Kids won't be all that excited about completing chores around the home, but it offers them many benefits, says Oberlin psychology professor Nancy Darling, writing at PsychologyToday.com. Giving kids household jobs sends the message that they are a vital part of the family and that their contributions matter. Completing chores, says Darling, also allows children to feel competent in the work they've completed. In addition to household jobs teaching children to be responsible, being helpful in the home teaches them to have more gratitude for help they receive.
Kids of all ages can complete kitchen chores. While it's a good idea to get young children involved in caring for your home, it's important to ensure tasks are developmentally appropriate. Get your preschooler started with her share of kitchen tasks, such as putting away groceries and helping set the table, suggests child and family experts at Australia's Raising Children Network website. School-age children can load the dishwasher, sweep the kitchen floor and wipe countertops. Parents should keep younger kids -- particularly 5-year-olds -- away from tasks that involve the use of household products because they are most susceptible to ingesting harmful chemicals.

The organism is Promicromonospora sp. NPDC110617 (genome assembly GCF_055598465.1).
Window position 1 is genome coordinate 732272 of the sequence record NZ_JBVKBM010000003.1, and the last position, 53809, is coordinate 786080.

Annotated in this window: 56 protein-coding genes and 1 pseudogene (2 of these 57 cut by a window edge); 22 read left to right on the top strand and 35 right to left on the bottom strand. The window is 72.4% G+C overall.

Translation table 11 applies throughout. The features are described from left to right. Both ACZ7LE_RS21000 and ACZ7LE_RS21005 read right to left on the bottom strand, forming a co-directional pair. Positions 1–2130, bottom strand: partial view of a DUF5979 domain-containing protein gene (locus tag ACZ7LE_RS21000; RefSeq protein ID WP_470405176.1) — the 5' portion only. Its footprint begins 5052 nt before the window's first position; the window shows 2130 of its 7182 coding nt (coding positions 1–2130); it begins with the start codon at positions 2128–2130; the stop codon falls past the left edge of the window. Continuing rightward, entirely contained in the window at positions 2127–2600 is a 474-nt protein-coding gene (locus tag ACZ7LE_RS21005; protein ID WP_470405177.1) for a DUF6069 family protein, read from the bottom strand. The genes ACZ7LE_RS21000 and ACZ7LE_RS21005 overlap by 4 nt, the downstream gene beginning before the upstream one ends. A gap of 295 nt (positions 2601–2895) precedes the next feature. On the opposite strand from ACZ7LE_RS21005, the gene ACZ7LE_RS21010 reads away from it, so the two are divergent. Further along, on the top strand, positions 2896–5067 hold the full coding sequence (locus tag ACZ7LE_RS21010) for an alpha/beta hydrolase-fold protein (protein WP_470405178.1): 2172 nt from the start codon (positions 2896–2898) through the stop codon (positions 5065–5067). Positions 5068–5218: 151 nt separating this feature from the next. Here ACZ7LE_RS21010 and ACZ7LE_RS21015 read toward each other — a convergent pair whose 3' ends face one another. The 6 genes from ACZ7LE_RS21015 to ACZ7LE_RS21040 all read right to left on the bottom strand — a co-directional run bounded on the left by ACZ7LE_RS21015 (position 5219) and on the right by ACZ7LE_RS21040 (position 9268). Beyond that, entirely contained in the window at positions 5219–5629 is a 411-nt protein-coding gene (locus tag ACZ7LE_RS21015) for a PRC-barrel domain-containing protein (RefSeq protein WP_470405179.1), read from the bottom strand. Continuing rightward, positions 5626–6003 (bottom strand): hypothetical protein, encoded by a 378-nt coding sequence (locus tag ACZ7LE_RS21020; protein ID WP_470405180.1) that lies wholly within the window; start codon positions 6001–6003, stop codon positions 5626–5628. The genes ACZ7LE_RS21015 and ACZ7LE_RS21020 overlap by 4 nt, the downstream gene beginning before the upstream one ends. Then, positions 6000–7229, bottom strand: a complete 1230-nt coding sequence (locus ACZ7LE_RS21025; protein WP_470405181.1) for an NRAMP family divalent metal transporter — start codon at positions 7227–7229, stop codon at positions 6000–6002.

Bathroom duties can also be divided into age-appropriate tasks that your youngsters can manage. Preschoolers and kindergarteners can wipe the toilet seat after they've used the restroom, if necessary, and wipe toothpaste splashes off faucets with a mild soap and water. School-age kids can handle larger tasks, including cleaning out the tub, cleaning the toilet bowl and sweeping the bathroom floor. If parents have difficulties getting younger children to engage in household cleaning tasks, try creating a song or making a game out of doing chores.
Experts at Raising Children Network state that younger children can handle minor laundry tasks, including sorting dirty laundry in preparation to be washed and putting laundry in the dryer. School-age kids can help their parents wash clothes, and can fold their own clothes once they've been dried. Older children -- tweens or preteens -- can do their own laundry. Older school-age kids and preteens can also help sort, wash and fold everyone's laundry in the home to assist their parents with this task. Parents should supervise and teach children how to properly wash clothes to avoid bleach stains on dark-colored clothing and shrunken sweaters.
It's not uncommon for parents to enter their kids' rooms only to find an unbearable stench that leads to a week-old meal buried beneath a pile of clothing underneath the bed. Parents can plead with their kids to clean up their rooms, only to learn that they've done an unsatisfactory job of cleaning, or ditched the task altogether. Educator Marie Hartwell-Walker, writing at the Psych Central website, says that teaching a child the value of keeping an orderly room helps your child value order as an adult. Hartwell-Walker suggests that parents teach their children to keep their rooms clean by modeling this behavior and naming specific, bedroom upkeep tasks such as making a bed and keeping clothes in a drawer, closet or hamper.
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